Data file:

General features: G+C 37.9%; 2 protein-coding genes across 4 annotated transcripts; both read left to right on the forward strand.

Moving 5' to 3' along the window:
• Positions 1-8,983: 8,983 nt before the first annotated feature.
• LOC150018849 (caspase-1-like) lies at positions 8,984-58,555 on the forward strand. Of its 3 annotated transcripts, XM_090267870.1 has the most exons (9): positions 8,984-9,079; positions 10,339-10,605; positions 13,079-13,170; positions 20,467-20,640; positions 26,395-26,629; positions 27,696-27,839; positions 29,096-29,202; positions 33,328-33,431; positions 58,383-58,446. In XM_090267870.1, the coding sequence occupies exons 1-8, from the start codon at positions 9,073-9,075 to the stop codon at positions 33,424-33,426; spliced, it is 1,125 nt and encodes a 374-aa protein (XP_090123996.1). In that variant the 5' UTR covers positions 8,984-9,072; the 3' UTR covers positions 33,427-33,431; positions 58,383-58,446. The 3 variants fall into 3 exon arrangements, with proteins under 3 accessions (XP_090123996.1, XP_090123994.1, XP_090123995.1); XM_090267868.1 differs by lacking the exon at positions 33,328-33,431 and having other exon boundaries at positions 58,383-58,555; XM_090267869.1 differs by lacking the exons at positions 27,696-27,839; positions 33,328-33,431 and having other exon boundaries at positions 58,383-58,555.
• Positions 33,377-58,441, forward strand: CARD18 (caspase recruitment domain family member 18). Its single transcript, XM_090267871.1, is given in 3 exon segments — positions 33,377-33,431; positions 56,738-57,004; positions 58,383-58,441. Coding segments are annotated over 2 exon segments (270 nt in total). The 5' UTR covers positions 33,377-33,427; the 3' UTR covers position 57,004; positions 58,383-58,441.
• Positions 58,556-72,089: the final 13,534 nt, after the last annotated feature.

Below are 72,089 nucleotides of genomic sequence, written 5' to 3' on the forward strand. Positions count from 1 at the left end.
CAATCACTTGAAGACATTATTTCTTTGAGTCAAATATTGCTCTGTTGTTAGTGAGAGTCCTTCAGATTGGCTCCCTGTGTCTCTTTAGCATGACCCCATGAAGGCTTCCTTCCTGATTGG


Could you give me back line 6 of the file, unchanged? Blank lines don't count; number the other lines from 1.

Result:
• Positions 58,556-72,089: the final 13,534 nt, after the last annotated feature.